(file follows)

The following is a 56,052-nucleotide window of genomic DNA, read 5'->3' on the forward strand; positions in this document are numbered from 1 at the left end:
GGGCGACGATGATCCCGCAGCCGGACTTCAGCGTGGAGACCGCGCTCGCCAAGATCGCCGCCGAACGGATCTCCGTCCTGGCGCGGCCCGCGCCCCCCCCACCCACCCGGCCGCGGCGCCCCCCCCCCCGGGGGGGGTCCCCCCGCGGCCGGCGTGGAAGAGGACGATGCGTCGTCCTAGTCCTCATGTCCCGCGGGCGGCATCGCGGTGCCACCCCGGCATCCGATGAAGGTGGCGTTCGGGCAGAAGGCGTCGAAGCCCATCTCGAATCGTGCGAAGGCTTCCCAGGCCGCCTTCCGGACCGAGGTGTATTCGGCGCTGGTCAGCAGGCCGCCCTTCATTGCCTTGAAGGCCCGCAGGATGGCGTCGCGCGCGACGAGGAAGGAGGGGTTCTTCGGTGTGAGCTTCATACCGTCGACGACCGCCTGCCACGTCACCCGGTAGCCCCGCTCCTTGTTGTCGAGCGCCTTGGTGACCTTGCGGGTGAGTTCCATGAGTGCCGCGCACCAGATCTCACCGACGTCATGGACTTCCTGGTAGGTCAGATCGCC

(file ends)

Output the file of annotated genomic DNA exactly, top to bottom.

The following is a 56,052-nucleotide window of genomic DNA, read 5'->3' on the forward strand; positions in this document are numbered from 1 at the left end:
GGGCGACGATGATCCCGCAGCCGGACTTCAGCGTGGAGACCGCGCTCGCCAAGATCGCCGCCGAACGGATCTCCGTCCTGGCGCGGCCCGCGCCCCCCCCACCCACCCGGCCGCGGCGCCCCCCCCCCCGGGGGGGGTCCCCCCGCGGCCGGCGTGGAAGAGGACGATGCGTCGTCCTAGTCCTCATGTCCCGCGGGCGGCATCGCGGTGCCACCCCGGCATCCGATGAAGGTGGCGTTCGGGCAGAAGGCGTCGAAGCCCATCTCGAATCGTGCGAAGGCTTCCCAGGCCGCCTTCCGGACCGAGGTGTATTCGGCGCTGGTCAGCAGGCCGCCCTTCATTGCCTTGAAGGCCCGCAGGATGGCGTCGCGCGCGACGAGGAAGGAGGGGTTCTTCGGTGTGAGCTTCATACCGTCGACGACCGCCTGCCACGTCACCCGGTAGCCCCGCTCCTTGTTGTCGAGCGCCTTGGTGACCTTGCGGGTGAGTTCCATGAGTGCCGCGCACCAGATCTCACCGACGTCATGGACTTCCTGGTAGGTCAGATCGCC